Santo Domingo Pueblo Pottery


Santo Domingo Pueblo
Pueblo Pottery Maine presents traditional and contemporary pottery by Santo Domingo artists Robert Tenorio, Hilda Coriz, Paulita Pacheco, Iona Coriz, Thomas Tenorio, Warren Coriz and Robert Aguilar.


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Ambrose Atencio

 

This dough bowl is a magnificent piece measuring 4.5 inches tall by 12.5 inches wide - beautiful workmanship and creativity in the design. Your price $1,195 ~ Item #SD260 Click here to see an enlargement.   Includes Shipping!

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At left is a classic Ambrose Atencio pot, handcoiled, pit fired with rich graphics and  excellent shape measuring 8.25 inches tall by 9 inches wide. Item #SD263 ~ Your price $725. Click here to see an enlargement.   Includes Shipping! SALE PRICED $450

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Copyright Paul LuiseAmbrose Atencio created this dough bowl in the Santo Domingo Pueblo tradition. He has been a potter since the 1980s and was taught the art by his cousin, master potter Robert Tenorio. The quality of those lessons and the years of hard work are reflected in the shape of his pots and the fine execution of the traditional Santo Domingo designs that Ambrose chooses to employ. (Photo taken at the 2007 Santa Fe Indian Market.)

The materials for his pottery are collected locally at Santo Domingo Pueblo in New Mexico. Ambrose fires his work using cottonwood bark as did his grandmother, Crucita Tortalita. He is now in the process of teaching his son Elroy to work the clay. Ambrose has won multiple awards at various venues such as the Indian Arts Northwest Market (Portland, OR); the Fountain Hills Indian Market; The Eight Northern Pueblos Arts & Crafts Show; the Dallas Indian Arts and Crafts Fair; plus several awards at the Santa Fe Indian Market including Best of Class and Best of Category. His work has been published or reviewed in several publications including Dr. Gregory Schaaf’s "Southern Pueblo Pottery: 2000 Artist Biographies", Native People’s Magazine, and other periodicals.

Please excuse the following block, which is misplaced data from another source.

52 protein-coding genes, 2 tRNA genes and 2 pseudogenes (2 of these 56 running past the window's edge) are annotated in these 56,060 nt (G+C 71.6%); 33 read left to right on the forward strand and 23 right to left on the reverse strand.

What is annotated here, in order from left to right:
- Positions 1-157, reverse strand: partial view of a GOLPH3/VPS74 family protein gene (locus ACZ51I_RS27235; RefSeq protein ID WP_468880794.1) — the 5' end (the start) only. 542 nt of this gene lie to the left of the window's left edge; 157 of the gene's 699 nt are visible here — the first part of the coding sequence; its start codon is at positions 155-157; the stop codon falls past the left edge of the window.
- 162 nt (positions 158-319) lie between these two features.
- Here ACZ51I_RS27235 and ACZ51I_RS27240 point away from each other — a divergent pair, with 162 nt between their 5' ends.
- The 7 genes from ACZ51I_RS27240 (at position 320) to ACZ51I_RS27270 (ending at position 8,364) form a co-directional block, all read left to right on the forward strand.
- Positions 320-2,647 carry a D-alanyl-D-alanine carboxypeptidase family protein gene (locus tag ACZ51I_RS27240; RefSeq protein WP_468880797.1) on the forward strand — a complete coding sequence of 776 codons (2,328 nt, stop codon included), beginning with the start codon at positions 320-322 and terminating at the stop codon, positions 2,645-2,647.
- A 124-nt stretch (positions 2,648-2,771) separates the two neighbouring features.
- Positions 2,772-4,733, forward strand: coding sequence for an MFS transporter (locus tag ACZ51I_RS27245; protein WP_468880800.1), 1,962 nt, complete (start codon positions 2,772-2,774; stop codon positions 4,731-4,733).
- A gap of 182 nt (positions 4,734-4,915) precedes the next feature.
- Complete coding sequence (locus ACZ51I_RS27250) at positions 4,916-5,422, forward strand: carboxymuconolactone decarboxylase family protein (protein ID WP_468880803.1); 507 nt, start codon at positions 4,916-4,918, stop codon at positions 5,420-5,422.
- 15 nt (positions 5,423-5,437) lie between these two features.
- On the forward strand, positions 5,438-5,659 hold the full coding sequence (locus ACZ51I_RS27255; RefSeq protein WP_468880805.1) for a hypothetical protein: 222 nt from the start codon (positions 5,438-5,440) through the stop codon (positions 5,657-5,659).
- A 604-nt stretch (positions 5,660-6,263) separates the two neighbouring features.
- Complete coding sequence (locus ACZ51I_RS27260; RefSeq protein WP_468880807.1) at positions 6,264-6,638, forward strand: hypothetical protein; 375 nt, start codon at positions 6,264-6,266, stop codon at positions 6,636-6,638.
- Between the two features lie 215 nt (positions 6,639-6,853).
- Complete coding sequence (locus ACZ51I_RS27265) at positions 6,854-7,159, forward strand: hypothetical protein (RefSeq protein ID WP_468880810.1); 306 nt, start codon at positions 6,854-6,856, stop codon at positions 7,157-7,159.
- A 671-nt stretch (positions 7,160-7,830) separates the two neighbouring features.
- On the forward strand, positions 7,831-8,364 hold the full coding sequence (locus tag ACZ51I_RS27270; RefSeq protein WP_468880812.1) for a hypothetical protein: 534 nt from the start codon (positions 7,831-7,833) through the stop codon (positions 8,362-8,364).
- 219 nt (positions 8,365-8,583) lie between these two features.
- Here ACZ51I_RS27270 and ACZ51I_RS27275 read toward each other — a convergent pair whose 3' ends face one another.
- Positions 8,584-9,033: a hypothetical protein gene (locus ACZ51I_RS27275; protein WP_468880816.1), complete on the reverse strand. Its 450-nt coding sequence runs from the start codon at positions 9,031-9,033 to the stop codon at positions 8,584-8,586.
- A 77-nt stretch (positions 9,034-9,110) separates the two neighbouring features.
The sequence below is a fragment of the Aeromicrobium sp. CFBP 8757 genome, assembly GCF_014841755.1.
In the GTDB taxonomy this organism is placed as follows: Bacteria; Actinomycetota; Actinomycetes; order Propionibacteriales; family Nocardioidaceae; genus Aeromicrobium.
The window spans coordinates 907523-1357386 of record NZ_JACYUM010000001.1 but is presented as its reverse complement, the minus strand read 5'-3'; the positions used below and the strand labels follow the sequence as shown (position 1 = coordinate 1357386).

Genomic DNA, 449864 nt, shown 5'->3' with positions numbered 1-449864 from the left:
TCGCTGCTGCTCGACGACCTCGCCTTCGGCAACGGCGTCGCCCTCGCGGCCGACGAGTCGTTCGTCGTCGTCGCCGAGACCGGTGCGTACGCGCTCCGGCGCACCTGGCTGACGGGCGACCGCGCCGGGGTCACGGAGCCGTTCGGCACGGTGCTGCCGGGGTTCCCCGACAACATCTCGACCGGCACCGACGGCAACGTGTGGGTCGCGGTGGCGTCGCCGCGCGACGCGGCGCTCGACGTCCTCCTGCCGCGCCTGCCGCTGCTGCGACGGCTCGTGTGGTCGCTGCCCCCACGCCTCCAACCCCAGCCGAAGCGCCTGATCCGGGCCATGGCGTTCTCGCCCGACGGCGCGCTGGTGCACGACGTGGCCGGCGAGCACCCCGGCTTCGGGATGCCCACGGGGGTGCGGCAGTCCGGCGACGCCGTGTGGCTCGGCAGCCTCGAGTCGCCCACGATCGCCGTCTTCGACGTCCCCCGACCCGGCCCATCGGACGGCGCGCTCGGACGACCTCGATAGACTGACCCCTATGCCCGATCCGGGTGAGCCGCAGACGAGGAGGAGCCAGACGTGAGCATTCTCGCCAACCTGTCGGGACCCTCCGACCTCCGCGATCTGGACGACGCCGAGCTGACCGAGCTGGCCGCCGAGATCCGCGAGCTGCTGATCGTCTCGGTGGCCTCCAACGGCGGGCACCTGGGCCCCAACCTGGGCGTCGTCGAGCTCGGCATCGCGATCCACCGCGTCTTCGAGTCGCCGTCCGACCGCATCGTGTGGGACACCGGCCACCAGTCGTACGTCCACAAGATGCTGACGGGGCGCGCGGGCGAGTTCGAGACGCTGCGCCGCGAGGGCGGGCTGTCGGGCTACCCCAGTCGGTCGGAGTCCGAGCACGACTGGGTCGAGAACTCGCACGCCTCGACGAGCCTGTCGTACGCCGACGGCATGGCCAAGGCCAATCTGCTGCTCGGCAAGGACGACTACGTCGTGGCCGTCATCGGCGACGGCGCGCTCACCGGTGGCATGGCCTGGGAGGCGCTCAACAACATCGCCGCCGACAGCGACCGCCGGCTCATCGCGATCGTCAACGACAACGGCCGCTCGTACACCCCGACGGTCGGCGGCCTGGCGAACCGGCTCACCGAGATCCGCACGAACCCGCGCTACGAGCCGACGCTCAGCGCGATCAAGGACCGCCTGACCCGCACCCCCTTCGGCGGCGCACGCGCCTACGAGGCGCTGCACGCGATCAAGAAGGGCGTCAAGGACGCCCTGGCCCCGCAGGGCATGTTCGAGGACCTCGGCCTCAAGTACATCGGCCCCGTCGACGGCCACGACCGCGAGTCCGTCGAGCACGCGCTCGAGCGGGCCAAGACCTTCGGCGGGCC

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Hilda Tenorio Coriz

 

This pot was created in 2002 and purchased directly from Hilda at her home. It measures 7 inches tall by 9.75 inches wide with no cracks or chips. It has some scrapes from wear on the bottom that are not visible when the pot is seated. It also has minor smoke plumes as pitt fired pots often do. Your price $750 ~ Item #SD301. Click here to see an enlargement and the bird painting inside the pot.

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Hilda Tenorio Coriz (d. 2007) was an active Santo Domingo potter from 1968 until her death in 2007. She worked with traditional polychrome jars, bowls, canteens, ornaments and miniatures. Hilda collaborated with her husband, Arthur, until his passing in 1998. She was the sister of Paulita Pacheco and Robert Tenorio (who also taught her the way of creating traditional pottery), and the mother of potter Ione Coriz.

Hilda began entering the Santa Fe Indian Market in 1983 and won numerous awards ranging from 1st Place to Best of Division and Best of Class. Her work is included in many resource books about pueblo pottery including Dr. Gregory Schaaf's "Southern Pueblo Pottery: 2000 Artist Biographies"; "Fourteen Families in Pueblo Pottery" by Dillingham; Lillian Peaster’s "Pueblo Pottery Families"; Berger & Schiffer’s "Pueblo and Navajo Contemporary Pottery"; and "Southwestern Pottery: Anasazi to Zuni" by Hayes and Blom.

Hilda created her pottery in the traditional way. These pots were made with hand dug clay that was coiled and stone burnished by hand. The slips are natural clay and cooked down wild spinach that were applied using yucca brushes. The pots were then pit fired outdoors and bear some small smoke plumes which often typify traditionally fired pottery. Both of these pots are certified as authentic Native American art.

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